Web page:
Oil companies and their investors were downright giddy heading into 2017. Crude prices were finally back over $50 a barrel, which would give most producers the cash needed to return to growth mode. While that optimism faded when oil prices dipped into the low $40s earlier this year, they've come roaring back. The U.S. oil price benchmark, West Texas intermediate (WTI), was recently over $57 per barrel, while the global benchmark, Brent, was above $63. That put WTI up about 8% for the year, with Brent rising nearly 20%. With most oil companies having reset themselves to run on $50 oil, those price points suggest 2018 could be an outstanding year for producer profitability.

However, the International Energy Agency (IEA), an organization founded to help member countries respond to oil supply disruptions, recently warned that the industry shouldn't get too comfortable with where oil is at the moment. Even though OPEC recently extended its production reduction agreement, the IEA predicts that oil supplies would once again outpace demand early next year. If that forecast comes to fruition, it could weigh on oil prices. Yet the report anticipates the status quo, which is never how things in the oil market shake out.

Several oil pumps in a row at dusk.

Image source: Getty Images.

Drilling down into the latest report

On the one hand, the IEA's most recent oil market report showed that it's at its healthiest level in years. The IEA reiterated its forecast that demand should grow about 1.6% this year and another by 1.3% next year. It also noted that while oil supplies rose in November and were at their highest level of the year, they're still down from last year thanks to OPEC's efforts. Meanwhile, oil storage stockpiles fell to their lowest level since July of 2015, though they remain a bit above the five-year average.

That excess inventory is a bit of a concern given what the IEA sees over the horizon. It noted that U.S. oil supplies recently reached their highest level since April of 2015 as shale drillers continued recovering. Furthermore, shale production appears poised to head higher in the coming months despite the fact that some drillers tapped the brakes earlier in the year when crude slipped into the $40's. In fact, the IEA expects that shale drillers will produce such a gusher early next year that global supplies will outpace demand by about 200,000 barrels per day in the first half of the year, suggesting that already stocked oil storage depots will start refilling. That led the IEA to conclude, "our current outlook 2018 may not necessarily be a happy New Year for those who would like to see a tighter market."

Shale drillers might have finally learned their lesson

However, the IEA's forecast makes two critical assumptions. First, it sees shale drillers keeping their foot on the gas in 2018. Though, it noted that the "flexibility and ingenuity of the shale sector raises challenges to forecasters," pointing out that many drillers have promised "moderation" instead of full throttle drilling as oil prices improve. If drillers do hold back more than expected, it could cause production growth to come in less than it anticipates.

That's growing increasingly likely since many vowed to stick to their current plans, which they've set to run on the cash flow generated at $50 oil. Any excess would probably go toward paying down debt or returning money to shareholders. That certainly appears to be the case at Devon Energy (NYSE:DVN), which is one of several drillers to put a priority on drilling for returns and not production growth. As such, Devon set its budget to be between $2 billion to $2.5 billion, which it can finance with cash flow at $50 oil. Meanwhile, any excess cash generated above that level would likely go toward meeting the objectives of Devon's 2020 Vision, which includes reducing debt and returning money to shareholders.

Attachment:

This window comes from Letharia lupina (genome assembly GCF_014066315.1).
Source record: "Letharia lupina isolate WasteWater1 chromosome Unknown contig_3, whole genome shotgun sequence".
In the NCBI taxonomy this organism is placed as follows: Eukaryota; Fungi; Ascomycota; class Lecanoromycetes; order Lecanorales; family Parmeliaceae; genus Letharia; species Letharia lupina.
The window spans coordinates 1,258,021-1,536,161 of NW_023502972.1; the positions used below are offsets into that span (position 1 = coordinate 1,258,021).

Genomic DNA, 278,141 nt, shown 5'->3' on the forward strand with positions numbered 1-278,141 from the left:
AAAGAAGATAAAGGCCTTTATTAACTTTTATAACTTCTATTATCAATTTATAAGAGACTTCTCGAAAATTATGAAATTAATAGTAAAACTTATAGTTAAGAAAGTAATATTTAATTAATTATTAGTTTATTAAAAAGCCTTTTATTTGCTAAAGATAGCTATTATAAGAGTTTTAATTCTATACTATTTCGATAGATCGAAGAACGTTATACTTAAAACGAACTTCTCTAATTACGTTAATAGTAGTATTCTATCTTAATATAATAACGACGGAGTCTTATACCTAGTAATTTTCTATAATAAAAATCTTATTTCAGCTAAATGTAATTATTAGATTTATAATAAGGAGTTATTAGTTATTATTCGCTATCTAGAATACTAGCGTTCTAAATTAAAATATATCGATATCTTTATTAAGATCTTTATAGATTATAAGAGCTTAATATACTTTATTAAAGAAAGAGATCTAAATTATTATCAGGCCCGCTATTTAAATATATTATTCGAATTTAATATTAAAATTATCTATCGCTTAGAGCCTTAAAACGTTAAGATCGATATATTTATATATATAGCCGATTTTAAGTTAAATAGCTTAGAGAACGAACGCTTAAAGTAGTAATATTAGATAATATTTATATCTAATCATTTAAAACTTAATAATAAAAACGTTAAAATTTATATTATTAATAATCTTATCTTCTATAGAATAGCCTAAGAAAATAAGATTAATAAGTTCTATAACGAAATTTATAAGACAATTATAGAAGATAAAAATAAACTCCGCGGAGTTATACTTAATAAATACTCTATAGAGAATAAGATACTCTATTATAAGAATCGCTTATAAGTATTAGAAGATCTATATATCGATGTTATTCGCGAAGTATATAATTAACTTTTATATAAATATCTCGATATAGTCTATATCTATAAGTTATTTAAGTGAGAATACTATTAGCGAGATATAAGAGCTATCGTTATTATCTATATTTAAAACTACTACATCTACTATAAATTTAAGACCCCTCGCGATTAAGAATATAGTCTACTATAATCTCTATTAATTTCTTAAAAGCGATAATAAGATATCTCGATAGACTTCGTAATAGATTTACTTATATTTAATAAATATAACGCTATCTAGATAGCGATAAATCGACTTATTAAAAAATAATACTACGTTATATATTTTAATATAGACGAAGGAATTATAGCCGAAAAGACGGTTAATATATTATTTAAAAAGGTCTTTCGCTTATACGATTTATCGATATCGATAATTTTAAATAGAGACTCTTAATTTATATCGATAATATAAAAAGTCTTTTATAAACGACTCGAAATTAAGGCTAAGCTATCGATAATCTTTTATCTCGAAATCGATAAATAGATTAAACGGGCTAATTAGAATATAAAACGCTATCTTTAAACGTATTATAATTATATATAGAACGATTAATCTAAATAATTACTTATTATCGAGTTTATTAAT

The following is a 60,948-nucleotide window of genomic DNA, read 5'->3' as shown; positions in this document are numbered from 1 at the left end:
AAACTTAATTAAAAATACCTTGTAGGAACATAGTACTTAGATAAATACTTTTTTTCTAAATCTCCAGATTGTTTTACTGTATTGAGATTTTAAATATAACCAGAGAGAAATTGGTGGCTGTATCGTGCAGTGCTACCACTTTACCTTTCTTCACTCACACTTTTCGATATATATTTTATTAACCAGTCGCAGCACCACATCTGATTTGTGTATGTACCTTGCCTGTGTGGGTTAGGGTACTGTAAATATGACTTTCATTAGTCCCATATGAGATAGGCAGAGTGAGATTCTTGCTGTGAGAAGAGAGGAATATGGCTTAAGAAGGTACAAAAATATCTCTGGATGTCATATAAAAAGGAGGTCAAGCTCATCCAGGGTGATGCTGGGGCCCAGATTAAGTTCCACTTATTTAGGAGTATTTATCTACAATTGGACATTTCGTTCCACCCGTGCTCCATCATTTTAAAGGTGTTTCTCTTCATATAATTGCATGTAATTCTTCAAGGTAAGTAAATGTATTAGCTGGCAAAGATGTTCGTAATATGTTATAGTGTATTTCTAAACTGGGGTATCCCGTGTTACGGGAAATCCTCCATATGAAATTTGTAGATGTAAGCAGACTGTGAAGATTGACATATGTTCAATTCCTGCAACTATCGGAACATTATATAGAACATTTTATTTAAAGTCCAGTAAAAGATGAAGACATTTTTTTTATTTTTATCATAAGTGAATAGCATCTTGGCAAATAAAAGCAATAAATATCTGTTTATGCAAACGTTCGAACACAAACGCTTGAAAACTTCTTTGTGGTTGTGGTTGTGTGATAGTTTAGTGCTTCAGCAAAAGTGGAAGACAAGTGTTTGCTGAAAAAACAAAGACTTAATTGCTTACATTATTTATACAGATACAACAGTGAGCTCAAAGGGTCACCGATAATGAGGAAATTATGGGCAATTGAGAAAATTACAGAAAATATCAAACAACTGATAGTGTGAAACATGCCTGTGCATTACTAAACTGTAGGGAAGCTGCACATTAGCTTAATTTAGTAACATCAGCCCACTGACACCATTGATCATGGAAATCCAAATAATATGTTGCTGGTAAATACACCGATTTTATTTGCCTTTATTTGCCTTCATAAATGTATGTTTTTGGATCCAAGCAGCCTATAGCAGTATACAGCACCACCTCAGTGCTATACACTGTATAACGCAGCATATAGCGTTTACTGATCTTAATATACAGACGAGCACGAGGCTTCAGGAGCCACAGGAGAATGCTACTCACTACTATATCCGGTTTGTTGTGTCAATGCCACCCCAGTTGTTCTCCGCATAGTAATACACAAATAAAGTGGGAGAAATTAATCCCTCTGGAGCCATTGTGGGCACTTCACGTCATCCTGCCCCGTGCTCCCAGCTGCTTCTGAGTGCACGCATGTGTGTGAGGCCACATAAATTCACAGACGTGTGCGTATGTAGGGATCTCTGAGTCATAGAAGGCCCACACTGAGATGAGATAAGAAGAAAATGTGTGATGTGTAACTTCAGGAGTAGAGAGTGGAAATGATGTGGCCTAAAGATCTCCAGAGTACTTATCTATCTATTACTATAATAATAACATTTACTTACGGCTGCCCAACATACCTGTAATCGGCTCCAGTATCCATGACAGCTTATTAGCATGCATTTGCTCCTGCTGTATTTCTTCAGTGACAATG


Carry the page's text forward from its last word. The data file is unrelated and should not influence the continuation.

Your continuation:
Likewise, Encana (NYSE:OVV) set its business up to grow cash flow, not production, at $50 oil. The company currently anticipates that it can increase cash flow by a 25% compound annual rate through 2022 at $50 oil, which should generate a cumulative $1.5 billion in excess cash over that time frame. Furthermore, Encana's plan would be cash flow neutral in 2018 at $50 oil, suggesting that at current prices it would start generating excess cash ahead of schedule.

A drilling site with the sun in the background.

Image source: Getty Images.

Expect the unexpected

In addition to expecting shale drillers to have a big year, the IEA's forecast also assumes that there won't be any unanticipated global supply disruptions. However, that's unlikely, given that outages are frequent occurrences in the oil patch. In the past few years, wildfires in western Canada; civil strife in Venezuela, Nigeria, and Libya; and hurricanes in the Gulf of Mexico have all disrupted supply. Any of those same issues could reoccur in 2018, as could any number of new ones. If a substantial supply outage were to happen early enough in the year, it could quickly wipe out the anticipated glut.

2018 could still be better than expected

While the IEA sees a return of an oversupplied oil market early next year, that doesn't necessarily mean it will happen, nor that it will put downward pressure on oil prices. However, even if it does, most producers are planning to run their business on $50 oil next year, so anything over that would mean more money in their bank accounts. As a result, 2018 could still be a very happy new year for the oil industry.

This article represents the opinion of the writer, who may disagree with the “official” recommendation position of a Motley Fool premium advisory service. We’re motley! Questioning an investing thesis -- even one of our own -- helps us all think critically about investing and make decisions that help us become smarter, happier, and richer.